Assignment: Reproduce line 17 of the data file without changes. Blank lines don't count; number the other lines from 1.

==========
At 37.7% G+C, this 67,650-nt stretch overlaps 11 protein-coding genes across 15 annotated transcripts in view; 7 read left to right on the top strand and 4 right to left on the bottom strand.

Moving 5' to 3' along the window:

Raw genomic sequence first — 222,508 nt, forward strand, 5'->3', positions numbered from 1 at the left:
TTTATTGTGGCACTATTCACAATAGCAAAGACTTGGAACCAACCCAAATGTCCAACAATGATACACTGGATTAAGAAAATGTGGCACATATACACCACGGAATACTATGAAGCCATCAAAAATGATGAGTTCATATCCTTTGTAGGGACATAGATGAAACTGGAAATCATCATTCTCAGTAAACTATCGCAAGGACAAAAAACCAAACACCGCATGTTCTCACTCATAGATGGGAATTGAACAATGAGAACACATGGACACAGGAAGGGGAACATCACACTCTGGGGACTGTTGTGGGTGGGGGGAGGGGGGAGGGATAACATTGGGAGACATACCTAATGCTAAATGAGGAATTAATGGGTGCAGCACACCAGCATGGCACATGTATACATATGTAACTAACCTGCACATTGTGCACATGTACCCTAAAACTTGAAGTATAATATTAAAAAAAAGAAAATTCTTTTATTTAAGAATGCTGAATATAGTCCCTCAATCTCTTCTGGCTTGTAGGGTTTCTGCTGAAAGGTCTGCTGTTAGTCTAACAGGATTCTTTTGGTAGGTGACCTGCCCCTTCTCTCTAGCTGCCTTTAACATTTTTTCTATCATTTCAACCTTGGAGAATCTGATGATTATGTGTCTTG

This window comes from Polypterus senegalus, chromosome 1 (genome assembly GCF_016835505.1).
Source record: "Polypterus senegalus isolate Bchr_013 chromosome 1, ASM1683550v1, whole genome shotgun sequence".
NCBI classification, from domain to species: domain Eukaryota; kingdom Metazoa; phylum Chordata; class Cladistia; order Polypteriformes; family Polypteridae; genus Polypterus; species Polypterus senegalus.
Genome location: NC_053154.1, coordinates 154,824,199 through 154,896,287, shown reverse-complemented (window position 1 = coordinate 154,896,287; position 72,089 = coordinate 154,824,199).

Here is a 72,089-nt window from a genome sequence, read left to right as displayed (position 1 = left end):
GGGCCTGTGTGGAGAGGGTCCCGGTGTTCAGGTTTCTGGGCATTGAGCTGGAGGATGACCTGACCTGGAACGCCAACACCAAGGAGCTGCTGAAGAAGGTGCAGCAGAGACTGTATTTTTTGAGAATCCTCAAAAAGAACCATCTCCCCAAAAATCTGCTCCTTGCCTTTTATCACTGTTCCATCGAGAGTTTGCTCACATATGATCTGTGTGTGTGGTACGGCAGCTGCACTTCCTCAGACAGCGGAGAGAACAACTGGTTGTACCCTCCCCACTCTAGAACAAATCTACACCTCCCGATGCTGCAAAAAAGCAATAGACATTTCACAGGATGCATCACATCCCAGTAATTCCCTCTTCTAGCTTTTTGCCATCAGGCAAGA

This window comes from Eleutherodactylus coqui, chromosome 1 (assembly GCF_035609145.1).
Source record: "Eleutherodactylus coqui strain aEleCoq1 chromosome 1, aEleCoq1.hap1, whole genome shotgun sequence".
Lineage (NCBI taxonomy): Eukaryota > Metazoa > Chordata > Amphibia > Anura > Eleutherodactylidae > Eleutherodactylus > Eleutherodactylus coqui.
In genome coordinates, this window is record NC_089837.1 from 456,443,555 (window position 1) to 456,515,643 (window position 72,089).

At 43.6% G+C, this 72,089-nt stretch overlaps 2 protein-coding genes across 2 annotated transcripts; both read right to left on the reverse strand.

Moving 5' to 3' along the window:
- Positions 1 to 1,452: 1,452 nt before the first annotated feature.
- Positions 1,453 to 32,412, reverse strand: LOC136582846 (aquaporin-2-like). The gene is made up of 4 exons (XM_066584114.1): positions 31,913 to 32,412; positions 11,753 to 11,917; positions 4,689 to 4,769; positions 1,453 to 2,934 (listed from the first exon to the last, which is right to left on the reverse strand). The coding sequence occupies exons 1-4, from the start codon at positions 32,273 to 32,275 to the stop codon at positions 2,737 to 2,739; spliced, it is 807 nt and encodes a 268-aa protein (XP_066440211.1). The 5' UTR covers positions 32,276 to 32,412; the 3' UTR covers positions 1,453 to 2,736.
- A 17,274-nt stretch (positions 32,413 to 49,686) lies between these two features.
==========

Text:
- Positions 1 to 1,452: 1,452 nt before the first annotated feature.